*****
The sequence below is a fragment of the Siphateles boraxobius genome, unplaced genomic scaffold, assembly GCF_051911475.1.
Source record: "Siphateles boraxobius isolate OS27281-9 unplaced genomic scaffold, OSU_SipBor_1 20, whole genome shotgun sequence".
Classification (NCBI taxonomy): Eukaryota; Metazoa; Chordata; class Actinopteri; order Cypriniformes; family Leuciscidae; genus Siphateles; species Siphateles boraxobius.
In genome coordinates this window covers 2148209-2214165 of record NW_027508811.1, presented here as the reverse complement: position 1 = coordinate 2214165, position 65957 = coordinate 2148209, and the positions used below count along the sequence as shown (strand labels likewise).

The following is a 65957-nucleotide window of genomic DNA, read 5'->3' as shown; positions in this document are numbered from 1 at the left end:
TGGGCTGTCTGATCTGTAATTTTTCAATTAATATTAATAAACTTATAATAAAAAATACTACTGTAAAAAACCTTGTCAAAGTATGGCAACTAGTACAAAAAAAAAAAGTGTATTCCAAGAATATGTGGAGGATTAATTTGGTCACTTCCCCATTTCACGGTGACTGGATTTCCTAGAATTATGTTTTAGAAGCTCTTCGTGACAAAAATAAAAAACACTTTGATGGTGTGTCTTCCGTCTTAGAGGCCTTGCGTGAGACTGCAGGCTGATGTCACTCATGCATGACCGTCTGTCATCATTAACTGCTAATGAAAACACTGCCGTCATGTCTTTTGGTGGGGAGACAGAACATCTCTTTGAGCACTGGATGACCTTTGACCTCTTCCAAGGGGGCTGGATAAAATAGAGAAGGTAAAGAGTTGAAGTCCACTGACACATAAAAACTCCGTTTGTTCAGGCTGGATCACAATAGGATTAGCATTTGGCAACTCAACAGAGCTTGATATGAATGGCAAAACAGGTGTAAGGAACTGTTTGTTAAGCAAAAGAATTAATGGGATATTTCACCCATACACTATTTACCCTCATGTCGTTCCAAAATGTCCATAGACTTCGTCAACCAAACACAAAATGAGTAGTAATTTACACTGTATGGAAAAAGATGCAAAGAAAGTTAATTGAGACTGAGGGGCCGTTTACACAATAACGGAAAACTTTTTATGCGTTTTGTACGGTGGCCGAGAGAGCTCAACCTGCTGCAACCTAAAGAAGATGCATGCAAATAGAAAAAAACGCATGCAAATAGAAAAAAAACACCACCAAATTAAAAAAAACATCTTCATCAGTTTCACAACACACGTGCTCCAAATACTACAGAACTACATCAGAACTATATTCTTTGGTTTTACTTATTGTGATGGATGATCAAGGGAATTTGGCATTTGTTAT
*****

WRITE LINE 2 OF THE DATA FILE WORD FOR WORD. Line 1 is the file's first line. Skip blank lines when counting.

Source record: "Siphateles boraxobius isolate OS27281-9 unplaced genomic scaffold, OSU_SipBor_1 20, whole genome shotgun sequence".